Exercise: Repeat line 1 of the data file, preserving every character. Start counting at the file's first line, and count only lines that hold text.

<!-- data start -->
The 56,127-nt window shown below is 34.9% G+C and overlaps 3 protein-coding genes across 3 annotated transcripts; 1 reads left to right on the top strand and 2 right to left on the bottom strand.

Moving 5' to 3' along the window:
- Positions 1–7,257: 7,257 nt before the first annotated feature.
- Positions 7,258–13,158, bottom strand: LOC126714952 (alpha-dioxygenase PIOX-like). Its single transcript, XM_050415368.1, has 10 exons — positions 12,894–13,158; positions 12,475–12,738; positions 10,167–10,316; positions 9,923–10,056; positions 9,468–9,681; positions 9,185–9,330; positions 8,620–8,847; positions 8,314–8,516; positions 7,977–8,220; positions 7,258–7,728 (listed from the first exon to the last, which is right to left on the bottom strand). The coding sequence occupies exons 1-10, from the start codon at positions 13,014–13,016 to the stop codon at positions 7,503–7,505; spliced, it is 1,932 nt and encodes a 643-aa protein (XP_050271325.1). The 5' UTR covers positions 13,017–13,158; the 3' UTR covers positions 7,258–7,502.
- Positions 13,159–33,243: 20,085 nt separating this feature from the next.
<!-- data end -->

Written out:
The 56,127-nt window shown below is 34.9% G+C and overlaps 3 protein-coding genes across 3 annotated transcripts; 1 reads left to right on the top strand and 2 right to left on the bottom strand.